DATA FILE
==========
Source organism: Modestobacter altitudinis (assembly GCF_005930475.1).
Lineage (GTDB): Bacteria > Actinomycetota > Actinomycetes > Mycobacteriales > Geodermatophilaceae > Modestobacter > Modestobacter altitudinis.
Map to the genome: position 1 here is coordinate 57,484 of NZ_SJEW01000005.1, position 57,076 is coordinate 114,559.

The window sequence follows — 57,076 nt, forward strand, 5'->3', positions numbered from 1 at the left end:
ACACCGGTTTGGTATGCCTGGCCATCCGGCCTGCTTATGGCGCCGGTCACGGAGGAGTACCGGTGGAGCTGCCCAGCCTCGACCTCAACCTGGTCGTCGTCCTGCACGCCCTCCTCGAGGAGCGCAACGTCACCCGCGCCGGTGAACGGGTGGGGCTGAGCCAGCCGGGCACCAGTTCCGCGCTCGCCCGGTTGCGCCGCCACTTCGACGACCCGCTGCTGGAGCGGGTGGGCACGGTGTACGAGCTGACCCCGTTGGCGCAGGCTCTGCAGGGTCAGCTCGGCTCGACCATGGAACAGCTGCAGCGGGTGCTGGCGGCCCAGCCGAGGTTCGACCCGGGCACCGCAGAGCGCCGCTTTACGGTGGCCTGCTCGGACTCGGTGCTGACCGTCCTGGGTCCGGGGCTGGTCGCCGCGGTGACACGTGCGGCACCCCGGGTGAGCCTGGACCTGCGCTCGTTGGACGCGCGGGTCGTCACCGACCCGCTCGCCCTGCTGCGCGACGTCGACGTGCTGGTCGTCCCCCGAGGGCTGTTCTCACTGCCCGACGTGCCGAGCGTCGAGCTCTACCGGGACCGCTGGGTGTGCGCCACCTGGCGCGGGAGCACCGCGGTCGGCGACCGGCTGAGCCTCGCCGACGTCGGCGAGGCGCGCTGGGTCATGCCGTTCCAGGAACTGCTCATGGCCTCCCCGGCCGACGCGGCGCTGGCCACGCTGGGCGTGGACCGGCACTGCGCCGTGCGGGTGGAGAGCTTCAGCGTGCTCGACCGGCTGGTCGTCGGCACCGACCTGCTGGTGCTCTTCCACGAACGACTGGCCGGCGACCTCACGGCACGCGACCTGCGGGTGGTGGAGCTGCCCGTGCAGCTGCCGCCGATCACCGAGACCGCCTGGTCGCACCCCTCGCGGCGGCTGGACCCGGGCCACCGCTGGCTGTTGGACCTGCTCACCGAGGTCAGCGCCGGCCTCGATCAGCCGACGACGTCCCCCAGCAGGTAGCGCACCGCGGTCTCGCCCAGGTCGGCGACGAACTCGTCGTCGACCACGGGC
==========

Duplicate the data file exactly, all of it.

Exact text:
Source organism: Modestobacter altitudinis (assembly GCF_005930475.1).
Lineage (GTDB): Bacteria > Actinomycetota > Actinomycetes > Mycobacteriales > Geodermatophilaceae > Modestobacter > Modestobacter altitudinis.
Map to the genome: position 1 here is coordinate 57,484 of NZ_SJEW01000005.1, position 57,076 is coordinate 114,559.

The window sequence follows — 57,076 nt, forward strand, 5'->3', positions numbered from 1 at the left end:
ACACCGGTTTGGTATGCCTGGCCATCCGGCCTGCTTATGGCGCCGGTCACGGAGGAGTACCGGTGGAGCTGCCCAGCCTCGACCTCAACCTGGTCGTCGTCCTGCACGCCCTCCTCGAGGAGCGCAACGTCACCCGCGCCGGTGAACGGGTGGGGCTGAGCCAGCCGGGCACCAGTTCCGCGCTCGCCCGGTTGCGCCGCCACTTCGACGACCCGCTGCTGGAGCGGGTGGGCACGGTGTACGAGCTGACCCCGTTGGCGCAGGCTCTGCAGGGTCAGCTCGGCTCGACCATGGAACAGCTGCAGCGGGTGCTGGCGGCCCAGCCGAGGTTCGACCCGGGCACCGCAGAGCGCCGCTTTACGGTGGCCTGCTCGGACTCGGTGCTGACCGTCCTGGGTCCGGGGCTGGTCGCCGCGGTGACACGTGCGGCACCCCGGGTGAGCCTGGACCTGCGCTCGTTGGACGCGCGGGTCGTCACCGACCCGCTCGCCCTGCTGCGCGACGTCGACGTGCTGGTCGTCCCCCGAGGGCTGTTCTCACTGCCCGACGTGCCGAGCGTCGAGCTCTACCGGGACCGCTGGGTGTGCGCCACCTGGCGCGGGAGCACCGCGGTCGGCGACCGGCTGAGCCTCGCCGACGTCGGCGAGGCGCGCTGGGTCATGCCGTTCCAGGAACTGCTCATGGCCTCCCCGGCCGACGCGGCGCTGGCCACGCTGGGCGTGGACCGGCACTGCGCCGTGCGGGTGGAGAGCTTCAGCGTGCTCGACCGGCTGGTCGTCGGCACCGACCTGCTGGTGCTCTTCCACGAACGACTGGCCGGCGACCTCACGGCACGCGACCTGCGGGTGGTGGAGCTGCCCGTGCAGCTGCCGCCGATCACCGAGACCGCCTGGTCGCACCCCTCGCGGCGGCTGGACCCGGGCCACCGCTGGCTGTTGGACCTGCTCACCGAGGTCAGCGCCGGCCTCGATCAGCCGACGACGTCCCCCAGCAGGTAGCGCACCGCGGTCTCGCCCAGGTCGGCGACGAACTCGTCGTCGACCACGGGC